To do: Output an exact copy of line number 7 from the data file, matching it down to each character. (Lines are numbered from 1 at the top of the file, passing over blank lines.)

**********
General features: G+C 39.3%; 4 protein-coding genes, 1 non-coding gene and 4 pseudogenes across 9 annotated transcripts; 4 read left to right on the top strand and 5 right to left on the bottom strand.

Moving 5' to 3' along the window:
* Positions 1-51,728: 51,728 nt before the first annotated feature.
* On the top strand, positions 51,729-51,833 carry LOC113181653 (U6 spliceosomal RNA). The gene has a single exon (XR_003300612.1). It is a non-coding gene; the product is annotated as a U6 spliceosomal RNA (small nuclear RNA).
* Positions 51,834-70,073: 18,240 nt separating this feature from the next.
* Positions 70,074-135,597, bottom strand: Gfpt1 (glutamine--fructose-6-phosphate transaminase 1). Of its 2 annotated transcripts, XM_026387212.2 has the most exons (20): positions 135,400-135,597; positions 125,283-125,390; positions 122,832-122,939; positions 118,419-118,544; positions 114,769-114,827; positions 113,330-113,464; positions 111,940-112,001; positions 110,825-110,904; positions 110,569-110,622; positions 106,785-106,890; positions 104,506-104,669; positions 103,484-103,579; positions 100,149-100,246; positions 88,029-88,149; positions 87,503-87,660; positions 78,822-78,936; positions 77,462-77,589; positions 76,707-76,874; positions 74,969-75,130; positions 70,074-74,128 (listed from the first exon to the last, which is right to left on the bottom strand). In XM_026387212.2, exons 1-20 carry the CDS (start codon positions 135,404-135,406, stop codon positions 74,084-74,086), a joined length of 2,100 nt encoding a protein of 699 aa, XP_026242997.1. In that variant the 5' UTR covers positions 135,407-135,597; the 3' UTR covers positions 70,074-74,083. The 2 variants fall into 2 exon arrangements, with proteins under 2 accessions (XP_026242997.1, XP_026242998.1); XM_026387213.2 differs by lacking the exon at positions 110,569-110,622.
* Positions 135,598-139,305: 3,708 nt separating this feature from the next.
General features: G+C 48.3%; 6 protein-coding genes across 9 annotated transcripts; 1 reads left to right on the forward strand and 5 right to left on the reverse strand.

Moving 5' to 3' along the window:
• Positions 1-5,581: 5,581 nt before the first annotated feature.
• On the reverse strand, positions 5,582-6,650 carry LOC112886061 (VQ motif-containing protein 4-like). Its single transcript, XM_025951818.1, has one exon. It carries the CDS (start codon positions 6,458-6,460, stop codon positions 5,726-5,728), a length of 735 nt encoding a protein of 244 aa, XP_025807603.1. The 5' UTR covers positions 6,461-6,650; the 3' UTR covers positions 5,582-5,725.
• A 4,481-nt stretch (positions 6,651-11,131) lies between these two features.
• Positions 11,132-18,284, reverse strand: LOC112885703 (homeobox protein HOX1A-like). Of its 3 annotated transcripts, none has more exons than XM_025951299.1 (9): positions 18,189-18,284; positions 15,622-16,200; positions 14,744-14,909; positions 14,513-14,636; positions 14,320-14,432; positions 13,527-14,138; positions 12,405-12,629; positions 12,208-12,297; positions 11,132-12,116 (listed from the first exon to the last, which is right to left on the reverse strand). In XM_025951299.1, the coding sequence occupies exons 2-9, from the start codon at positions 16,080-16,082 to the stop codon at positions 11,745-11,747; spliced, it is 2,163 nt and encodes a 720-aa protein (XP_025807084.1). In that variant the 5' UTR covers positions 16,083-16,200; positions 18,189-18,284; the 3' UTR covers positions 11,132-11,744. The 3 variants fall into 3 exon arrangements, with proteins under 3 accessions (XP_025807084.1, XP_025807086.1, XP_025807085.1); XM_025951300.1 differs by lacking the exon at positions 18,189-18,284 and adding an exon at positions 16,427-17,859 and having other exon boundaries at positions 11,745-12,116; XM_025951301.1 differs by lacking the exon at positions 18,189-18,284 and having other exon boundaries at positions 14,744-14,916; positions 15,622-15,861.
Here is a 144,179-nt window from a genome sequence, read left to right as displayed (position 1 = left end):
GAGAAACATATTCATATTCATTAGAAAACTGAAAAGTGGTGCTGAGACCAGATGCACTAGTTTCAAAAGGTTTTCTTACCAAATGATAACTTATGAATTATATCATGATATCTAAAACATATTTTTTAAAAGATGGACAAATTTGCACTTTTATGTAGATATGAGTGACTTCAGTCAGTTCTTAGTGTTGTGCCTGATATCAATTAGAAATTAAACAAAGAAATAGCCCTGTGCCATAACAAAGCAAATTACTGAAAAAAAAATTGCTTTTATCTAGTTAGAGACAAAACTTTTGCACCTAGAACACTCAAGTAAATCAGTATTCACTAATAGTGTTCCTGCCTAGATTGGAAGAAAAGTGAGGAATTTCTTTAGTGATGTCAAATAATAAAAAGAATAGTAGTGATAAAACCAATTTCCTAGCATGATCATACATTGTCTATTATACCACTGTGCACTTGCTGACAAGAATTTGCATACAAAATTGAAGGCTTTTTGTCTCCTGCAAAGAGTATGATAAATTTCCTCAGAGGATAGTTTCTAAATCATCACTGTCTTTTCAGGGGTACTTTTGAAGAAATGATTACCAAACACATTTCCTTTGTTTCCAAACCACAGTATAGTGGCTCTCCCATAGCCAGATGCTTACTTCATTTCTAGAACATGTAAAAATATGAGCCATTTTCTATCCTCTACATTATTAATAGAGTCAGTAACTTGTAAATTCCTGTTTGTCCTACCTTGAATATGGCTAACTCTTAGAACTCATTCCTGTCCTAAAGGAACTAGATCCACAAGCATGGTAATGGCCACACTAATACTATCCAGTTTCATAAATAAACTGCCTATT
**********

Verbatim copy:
* Positions 135,598-139,305: 3,708 nt separating this feature from the next.